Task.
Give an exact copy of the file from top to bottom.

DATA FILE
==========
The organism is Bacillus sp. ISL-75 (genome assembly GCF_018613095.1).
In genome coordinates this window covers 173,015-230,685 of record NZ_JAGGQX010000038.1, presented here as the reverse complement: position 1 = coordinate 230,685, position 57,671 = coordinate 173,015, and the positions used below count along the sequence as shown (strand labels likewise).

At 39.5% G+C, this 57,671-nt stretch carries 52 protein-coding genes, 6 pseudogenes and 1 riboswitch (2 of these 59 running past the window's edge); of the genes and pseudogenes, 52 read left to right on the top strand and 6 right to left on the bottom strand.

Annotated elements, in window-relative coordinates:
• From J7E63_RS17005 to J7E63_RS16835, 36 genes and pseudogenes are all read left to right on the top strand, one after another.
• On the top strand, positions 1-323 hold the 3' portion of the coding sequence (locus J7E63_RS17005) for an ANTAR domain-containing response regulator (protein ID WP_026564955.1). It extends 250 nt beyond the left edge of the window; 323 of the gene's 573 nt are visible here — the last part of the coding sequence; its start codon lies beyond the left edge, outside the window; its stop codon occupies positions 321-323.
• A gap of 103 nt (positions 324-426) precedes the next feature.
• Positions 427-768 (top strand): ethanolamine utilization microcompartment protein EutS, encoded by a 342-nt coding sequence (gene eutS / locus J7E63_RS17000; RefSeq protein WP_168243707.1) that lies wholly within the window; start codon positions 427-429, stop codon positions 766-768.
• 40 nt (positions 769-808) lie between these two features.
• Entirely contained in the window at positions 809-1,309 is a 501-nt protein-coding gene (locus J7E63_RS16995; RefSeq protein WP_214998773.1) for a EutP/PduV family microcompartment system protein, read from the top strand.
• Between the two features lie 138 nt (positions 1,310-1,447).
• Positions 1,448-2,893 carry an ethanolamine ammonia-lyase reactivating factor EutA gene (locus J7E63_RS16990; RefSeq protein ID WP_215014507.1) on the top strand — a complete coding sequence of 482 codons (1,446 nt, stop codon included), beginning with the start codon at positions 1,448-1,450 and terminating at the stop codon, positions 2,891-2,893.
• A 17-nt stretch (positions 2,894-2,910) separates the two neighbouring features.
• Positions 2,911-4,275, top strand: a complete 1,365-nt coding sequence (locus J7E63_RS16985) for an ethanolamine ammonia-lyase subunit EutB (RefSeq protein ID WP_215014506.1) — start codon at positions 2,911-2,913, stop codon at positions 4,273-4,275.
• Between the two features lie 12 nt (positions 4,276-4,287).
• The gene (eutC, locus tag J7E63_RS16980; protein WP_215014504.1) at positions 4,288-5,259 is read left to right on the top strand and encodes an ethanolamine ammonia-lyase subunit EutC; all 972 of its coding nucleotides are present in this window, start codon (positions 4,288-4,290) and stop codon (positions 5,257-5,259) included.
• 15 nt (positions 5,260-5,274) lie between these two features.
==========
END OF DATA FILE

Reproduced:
The organism is Bacillus sp. ISL-75 (genome assembly GCF_018613095.1).
In genome coordinates this window covers 173,015-230,685 of record NZ_JAGGQX010000038.1, presented here as the reverse complement: position 1 = coordinate 230,685, position 57,671 = coordinate 173,015, and the positions used below count along the sequence as shown (strand labels likewise).

At 39.5% G+C, this 57,671-nt stretch carries 52 protein-coding genes, 6 pseudogenes and 1 riboswitch (2 of these 59 running past the window's edge); of the genes and pseudogenes, 52 read left to right on the top strand and 6 right to left on the bottom strand.

Annotated elements, in window-relative coordinates:
• From J7E63_RS17005 to J7E63_RS16835, 36 genes and pseudogenes are all read left to right on the top strand, one after another.
• On the top strand, positions 1-323 hold the 3' portion of the coding sequence (locus J7E63_RS17005) for an ANTAR domain-containing response regulator (protein ID WP_026564955.1). It extends 250 nt beyond the left edge of the window; 323 of the gene's 573 nt are visible here — the last part of the coding sequence; its start codon lies beyond the left edge, outside the window; its stop codon occupies positions 321-323.
• A gap of 103 nt (positions 324-426) precedes the next feature.
• Positions 427-768 (top strand): ethanolamine utilization microcompartment protein EutS, encoded by a 342-nt coding sequence (gene eutS / locus J7E63_RS17000; RefSeq protein WP_168243707.1) that lies wholly within the window; start codon positions 427-429, stop codon positions 766-768.
• 40 nt (positions 769-808) lie between these two features.
• Entirely contained in the window at positions 809-1,309 is a 501-nt protein-coding gene (locus J7E63_RS16995; RefSeq protein WP_214998773.1) for a EutP/PduV family microcompartment system protein, read from the top strand.
• Between the two features lie 138 nt (positions 1,310-1,447).
• Positions 1,448-2,893 carry an ethanolamine ammonia-lyase reactivating factor EutA gene (locus J7E63_RS16990; RefSeq protein ID WP_215014507.1) on the top strand — a complete coding sequence of 482 codons (1,446 nt, stop codon included), beginning with the start codon at positions 1,448-1,450 and terminating at the stop codon, positions 2,891-2,893.
• A 17-nt stretch (positions 2,894-2,910) separates the two neighbouring features.
• Positions 2,911-4,275, top strand: a complete 1,365-nt coding sequence (locus J7E63_RS16985) for an ethanolamine ammonia-lyase subunit EutB (RefSeq protein ID WP_215014506.1) — start codon at positions 2,911-2,913, stop codon at positions 4,273-4,275.
• Between the two features lie 12 nt (positions 4,276-4,287).
• The gene (eutC, locus tag J7E63_RS16980; protein WP_215014504.1) at positions 4,288-5,259 is read left to right on the top strand and encodes an ethanolamine ammonia-lyase subunit EutC; all 972 of its coding nucleotides are present in this window, start codon (positions 4,288-4,290) and stop codon (positions 5,257-5,259) included.
• 15 nt (positions 5,260-5,274) lie between these two features.